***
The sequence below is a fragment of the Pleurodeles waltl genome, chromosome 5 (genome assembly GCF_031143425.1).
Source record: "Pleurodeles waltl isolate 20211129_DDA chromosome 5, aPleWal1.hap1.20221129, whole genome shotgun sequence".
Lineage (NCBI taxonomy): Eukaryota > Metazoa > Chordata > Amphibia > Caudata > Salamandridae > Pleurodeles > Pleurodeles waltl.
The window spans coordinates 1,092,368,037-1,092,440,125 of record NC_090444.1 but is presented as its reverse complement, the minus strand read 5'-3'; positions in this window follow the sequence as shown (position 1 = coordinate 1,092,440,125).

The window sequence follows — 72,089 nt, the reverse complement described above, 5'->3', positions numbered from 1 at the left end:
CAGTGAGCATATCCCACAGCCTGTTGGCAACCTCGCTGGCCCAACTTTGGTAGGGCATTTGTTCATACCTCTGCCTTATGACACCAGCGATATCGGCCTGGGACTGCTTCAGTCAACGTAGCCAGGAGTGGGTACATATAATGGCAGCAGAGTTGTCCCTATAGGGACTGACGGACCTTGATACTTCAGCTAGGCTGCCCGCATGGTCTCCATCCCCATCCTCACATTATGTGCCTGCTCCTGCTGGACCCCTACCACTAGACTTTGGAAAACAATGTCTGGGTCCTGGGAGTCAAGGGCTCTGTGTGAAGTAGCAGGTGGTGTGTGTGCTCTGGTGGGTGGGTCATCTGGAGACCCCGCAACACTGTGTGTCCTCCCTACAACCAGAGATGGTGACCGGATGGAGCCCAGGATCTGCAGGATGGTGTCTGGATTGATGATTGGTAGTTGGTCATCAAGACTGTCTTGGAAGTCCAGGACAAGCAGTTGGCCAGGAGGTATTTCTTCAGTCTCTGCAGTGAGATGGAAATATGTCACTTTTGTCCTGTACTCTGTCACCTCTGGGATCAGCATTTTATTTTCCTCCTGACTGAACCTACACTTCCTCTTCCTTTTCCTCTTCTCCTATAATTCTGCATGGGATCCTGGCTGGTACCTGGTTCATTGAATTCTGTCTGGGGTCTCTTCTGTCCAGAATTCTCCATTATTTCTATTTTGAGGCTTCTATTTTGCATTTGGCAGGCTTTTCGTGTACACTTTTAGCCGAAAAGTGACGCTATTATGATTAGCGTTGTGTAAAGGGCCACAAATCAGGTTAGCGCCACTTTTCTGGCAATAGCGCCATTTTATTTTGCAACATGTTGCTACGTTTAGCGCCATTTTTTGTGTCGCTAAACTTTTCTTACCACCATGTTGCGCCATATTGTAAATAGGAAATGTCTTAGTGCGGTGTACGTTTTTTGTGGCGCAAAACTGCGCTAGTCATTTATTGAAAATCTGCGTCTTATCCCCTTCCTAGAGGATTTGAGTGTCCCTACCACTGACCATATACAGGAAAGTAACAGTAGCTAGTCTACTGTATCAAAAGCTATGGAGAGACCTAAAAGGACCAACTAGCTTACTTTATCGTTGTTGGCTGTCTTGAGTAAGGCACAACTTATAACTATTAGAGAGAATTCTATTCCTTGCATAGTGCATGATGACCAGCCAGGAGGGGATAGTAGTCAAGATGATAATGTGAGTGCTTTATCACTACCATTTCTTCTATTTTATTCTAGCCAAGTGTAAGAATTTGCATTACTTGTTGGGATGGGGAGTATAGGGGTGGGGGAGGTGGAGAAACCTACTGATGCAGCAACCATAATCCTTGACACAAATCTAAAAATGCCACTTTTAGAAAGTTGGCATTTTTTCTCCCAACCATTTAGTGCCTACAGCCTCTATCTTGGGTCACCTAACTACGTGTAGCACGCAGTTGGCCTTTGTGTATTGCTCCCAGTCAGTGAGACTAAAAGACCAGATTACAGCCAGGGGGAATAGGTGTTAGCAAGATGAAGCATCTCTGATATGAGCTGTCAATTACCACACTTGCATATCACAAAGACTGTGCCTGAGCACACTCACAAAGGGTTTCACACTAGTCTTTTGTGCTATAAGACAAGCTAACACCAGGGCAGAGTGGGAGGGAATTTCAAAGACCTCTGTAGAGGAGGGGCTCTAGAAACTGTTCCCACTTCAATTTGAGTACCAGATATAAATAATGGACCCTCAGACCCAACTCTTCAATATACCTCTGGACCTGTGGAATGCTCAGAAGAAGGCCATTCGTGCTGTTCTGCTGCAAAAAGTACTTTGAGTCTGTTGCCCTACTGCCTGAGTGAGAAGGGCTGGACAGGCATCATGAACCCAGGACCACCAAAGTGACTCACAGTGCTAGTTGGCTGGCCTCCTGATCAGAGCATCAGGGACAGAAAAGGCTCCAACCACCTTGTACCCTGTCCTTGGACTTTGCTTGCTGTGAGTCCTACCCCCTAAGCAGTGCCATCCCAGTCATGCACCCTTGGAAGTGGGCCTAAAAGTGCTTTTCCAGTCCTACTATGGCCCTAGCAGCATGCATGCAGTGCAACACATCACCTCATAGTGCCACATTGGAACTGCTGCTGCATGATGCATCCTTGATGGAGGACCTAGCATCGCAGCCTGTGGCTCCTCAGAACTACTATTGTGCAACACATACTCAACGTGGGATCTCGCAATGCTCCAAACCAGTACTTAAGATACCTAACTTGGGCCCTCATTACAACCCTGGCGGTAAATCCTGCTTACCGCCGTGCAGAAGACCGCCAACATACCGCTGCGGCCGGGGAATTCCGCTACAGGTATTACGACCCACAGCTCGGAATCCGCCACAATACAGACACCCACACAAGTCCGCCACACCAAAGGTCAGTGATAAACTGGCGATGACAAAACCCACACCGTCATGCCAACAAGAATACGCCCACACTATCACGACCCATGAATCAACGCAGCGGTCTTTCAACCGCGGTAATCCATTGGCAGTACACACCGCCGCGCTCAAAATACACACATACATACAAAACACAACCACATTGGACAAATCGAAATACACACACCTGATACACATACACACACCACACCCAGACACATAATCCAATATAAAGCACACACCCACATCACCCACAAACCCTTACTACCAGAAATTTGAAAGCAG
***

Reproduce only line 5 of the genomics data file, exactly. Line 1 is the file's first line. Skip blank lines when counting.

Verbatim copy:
The window sequence follows — 72,089 nt, the reverse complement described above, 5'->3', positions numbered from 1 at the left end: